In September, we published “On Honor, Courage, and Commitment.” The piece was written in two parts: the first describes the natures of honor, courage, and commitment, identifying them as virtues, and the second discusses the nature of virtue in general, how virtues may be acquired, and how they guide conduct. This is a first step in pursuit of a central goal of the Marine Leadership Forum at Carolina Museum of the Marine, which is to assist individual American men and women in developing their abilities to take full possession of their lives, living them with direction and purpose, and thus acquiring also the ability to contribute to the well-being and growth of their families, friends, and co-workers. Certainly, we will concern ourselves with leadership more popularly understood, that is, guiding others in a military unit or other kind of organization to the successful completion of a mission, but good leaders must also be well-developed human beings, and so we will pay significant attention to this important concern.
What we are calling self-possession is the quality of governing oneself out of the inner resources one has developed over time. It has long been observed that the basic elements of human nature are intellect and will. Some people familiar with the writings of Aristotle (d. 322 B.C.) will say that he often described human beings as rational animals, but in fact his position was that we are beings capable of rational thought, but that skill has to be developed. So, our nature is intellectual because we have minds, and moral because we have wills, and thus the virtues, as we will discuss later, are moral and intellectual. But for this writing, we want to focus on a most important element of self-possession: a commitment to speak truthfully at all times. If a people are to enjoy a healthy society having a cultural tradition in which individual human beings, with sufficient effort, can flourish as human beings, people must be able to trust one another. In the absence of trust, the behavior of people becomes distorted because they feel unsafe, and thus the first motive in acting with others is self-protection rather than healthy cooperation. Where, however, there is an expectation that in conversation people are to tell the truth, the atmosphere of social trust that emerges makes for a well-working society in all its aspects.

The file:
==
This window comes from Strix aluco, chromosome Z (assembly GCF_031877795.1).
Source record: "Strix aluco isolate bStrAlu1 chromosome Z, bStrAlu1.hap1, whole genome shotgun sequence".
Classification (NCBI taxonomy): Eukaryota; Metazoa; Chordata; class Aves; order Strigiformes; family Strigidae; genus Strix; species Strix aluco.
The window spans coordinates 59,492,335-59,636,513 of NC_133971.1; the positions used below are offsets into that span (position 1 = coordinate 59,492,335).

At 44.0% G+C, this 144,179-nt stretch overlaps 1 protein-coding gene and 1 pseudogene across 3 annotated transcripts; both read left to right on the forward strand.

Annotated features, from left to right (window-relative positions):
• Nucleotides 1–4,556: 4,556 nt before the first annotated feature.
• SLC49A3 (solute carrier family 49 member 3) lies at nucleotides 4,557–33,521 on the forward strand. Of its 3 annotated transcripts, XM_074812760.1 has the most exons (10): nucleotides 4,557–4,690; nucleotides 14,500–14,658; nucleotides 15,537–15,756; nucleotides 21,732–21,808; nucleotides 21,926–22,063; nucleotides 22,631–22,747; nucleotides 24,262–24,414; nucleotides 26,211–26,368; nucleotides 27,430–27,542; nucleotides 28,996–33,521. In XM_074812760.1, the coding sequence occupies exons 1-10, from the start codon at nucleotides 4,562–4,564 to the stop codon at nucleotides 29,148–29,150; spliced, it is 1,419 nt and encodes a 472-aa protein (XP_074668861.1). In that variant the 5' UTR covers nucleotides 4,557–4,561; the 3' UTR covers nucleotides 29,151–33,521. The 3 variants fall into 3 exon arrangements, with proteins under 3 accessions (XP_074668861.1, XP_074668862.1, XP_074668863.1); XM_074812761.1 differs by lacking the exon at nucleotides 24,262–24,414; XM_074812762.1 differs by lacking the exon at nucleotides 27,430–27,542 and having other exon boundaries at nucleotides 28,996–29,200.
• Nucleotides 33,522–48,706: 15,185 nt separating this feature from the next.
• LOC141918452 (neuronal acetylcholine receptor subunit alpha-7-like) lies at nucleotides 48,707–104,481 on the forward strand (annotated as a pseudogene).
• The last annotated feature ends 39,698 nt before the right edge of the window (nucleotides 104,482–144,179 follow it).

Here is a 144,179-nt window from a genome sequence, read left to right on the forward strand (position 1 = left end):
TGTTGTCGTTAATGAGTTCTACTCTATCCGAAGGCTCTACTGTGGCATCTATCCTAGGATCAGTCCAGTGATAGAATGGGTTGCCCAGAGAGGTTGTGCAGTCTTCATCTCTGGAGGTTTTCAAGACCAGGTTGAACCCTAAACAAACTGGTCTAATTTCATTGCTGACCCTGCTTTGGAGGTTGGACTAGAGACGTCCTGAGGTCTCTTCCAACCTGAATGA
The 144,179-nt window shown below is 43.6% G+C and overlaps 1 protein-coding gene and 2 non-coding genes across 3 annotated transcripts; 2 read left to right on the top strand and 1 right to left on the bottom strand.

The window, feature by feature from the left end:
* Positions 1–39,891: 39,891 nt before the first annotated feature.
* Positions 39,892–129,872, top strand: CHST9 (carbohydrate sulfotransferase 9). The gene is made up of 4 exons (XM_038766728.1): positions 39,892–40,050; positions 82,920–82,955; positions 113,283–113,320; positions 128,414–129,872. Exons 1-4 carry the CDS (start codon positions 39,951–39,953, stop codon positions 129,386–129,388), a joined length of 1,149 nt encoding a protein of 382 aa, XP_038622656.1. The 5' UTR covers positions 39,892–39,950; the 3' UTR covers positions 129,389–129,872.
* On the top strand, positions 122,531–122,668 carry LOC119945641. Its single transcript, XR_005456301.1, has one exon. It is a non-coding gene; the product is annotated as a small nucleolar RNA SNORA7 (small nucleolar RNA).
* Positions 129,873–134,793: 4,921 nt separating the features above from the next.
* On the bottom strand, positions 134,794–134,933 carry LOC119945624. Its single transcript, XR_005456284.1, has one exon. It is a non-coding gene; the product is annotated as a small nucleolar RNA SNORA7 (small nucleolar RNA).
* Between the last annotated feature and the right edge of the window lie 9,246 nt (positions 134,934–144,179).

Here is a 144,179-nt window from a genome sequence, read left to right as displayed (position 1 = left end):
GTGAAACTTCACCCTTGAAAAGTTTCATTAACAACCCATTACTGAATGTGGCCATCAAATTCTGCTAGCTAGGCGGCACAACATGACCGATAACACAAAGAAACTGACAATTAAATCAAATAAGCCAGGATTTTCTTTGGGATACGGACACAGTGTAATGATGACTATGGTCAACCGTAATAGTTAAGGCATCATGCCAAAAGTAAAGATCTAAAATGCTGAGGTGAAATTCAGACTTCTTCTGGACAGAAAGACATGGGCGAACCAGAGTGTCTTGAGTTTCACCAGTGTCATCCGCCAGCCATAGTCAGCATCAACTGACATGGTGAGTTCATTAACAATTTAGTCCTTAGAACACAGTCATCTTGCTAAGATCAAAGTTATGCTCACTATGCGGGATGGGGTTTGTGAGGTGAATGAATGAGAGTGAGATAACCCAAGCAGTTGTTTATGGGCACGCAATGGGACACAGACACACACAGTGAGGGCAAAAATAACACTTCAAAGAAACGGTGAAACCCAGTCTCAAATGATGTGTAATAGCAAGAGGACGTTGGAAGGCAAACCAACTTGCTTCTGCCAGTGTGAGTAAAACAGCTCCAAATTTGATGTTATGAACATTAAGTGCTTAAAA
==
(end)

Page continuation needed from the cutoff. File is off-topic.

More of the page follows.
Some people have objected to this contention that we should each be committed to speaking the truth at all times arguing that this is not desirable because it can lead to bruised feelings and tension, even conflict, in one’s relations with others. If, for example, a beloved aunt seeks praise for a hat that elicits laughter, even derision, one should give her the praise she seeks and not the laughter for this will hurt the aunt’s feelings. Yet, praising the aunt’s hat, which one thinks does not deserve it, would not be to speak truthfully. Is bluffing in poker culpably dishonest? Is it morally blameworthy to open a running play in football by faking a pass (which may not involve speaking, but it is deceptive)? More seriously, is deception in warfare morally permissible? The examples of poker, football, and even warfare, are not difficult to explain. In any activity in which people engage where there are rules involved, the rules may permit behavior that under normal circumstances would not be permissible. When someone agrees to a boxing match, he agrees to allow the other guy to punch him in the face in exchange for counter-punches, but this is no way to greet someone on the street. In poker, the rules allow bluffing. In football, one expects attempted trickery. But these behaviors would be out of place in our daily interactions with neighbors and others in society. In the case of warfare, the importance of deception is self-evident.